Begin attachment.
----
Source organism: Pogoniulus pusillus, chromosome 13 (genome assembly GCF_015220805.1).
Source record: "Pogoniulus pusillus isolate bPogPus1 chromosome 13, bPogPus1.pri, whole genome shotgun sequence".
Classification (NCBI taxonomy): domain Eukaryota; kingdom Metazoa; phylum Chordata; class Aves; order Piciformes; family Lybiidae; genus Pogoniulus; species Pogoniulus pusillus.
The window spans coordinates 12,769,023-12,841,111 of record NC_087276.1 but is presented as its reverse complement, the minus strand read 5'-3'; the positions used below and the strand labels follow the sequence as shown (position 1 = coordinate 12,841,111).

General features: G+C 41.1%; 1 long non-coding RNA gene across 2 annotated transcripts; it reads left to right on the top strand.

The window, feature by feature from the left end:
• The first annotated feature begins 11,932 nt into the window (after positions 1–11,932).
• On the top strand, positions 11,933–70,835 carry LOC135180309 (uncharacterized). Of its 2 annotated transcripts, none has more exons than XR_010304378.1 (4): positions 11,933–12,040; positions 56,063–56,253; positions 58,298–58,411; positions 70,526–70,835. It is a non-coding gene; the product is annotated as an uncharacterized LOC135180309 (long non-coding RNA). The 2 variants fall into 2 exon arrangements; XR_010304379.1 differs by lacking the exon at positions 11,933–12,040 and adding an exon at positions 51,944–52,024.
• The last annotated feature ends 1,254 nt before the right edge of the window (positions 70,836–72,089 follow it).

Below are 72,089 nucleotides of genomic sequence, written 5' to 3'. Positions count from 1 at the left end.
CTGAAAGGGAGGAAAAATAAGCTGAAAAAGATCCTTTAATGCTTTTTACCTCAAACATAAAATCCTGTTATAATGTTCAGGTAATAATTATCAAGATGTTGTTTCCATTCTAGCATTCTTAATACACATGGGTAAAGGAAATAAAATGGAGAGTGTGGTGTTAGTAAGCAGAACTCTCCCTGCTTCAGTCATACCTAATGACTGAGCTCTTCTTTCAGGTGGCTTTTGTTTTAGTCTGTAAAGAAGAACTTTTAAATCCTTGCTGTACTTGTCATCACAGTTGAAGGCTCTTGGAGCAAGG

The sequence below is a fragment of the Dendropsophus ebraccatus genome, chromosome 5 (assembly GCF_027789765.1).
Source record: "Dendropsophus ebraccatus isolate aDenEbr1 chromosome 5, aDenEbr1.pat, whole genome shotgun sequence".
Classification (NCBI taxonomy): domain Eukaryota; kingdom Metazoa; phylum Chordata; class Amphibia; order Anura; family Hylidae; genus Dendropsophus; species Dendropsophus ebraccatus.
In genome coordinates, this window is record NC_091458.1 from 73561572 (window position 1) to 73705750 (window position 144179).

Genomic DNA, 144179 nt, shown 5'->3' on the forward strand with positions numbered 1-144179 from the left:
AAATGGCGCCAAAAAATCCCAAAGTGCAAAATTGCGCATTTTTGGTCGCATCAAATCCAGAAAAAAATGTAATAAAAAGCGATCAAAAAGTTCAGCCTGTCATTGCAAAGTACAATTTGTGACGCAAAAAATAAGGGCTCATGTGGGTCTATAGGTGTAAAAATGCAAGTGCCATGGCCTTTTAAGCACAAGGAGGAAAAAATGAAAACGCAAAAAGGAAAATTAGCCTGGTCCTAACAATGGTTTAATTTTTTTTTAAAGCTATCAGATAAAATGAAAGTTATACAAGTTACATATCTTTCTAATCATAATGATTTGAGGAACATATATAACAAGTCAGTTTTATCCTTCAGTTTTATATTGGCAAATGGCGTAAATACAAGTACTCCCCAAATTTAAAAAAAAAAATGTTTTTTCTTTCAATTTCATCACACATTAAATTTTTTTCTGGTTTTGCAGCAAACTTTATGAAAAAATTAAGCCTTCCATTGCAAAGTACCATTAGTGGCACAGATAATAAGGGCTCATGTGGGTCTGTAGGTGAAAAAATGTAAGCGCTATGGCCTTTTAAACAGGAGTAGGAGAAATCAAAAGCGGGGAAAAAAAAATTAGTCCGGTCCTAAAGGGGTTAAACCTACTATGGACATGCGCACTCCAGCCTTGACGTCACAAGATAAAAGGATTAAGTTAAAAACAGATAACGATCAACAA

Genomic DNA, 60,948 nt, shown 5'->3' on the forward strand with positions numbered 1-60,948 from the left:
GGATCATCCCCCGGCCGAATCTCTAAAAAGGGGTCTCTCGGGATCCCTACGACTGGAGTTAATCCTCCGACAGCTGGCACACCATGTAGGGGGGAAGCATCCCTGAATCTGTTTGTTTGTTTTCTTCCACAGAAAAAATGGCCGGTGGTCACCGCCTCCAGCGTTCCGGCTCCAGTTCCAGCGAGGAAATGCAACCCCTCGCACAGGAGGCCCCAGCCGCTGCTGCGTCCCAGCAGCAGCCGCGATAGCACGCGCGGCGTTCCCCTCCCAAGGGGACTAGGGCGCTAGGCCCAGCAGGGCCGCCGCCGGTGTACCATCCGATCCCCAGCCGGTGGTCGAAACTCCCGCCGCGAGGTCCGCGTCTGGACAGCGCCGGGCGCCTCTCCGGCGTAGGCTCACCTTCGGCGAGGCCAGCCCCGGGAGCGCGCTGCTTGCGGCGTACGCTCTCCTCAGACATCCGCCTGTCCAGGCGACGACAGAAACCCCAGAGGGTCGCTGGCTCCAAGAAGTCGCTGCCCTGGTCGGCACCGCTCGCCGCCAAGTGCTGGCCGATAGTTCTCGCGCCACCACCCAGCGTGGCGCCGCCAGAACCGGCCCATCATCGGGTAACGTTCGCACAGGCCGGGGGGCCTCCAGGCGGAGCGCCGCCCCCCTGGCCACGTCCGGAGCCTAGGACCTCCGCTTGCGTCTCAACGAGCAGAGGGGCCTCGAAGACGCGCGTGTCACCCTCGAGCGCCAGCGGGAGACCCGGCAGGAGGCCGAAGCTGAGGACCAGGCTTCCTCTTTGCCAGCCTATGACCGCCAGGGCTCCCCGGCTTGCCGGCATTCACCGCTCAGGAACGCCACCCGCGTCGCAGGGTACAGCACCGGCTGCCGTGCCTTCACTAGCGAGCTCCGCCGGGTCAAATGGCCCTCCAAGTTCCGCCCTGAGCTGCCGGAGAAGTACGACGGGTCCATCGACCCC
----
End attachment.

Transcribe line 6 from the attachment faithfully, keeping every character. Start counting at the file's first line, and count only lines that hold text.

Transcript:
The window, feature by feature from the left end: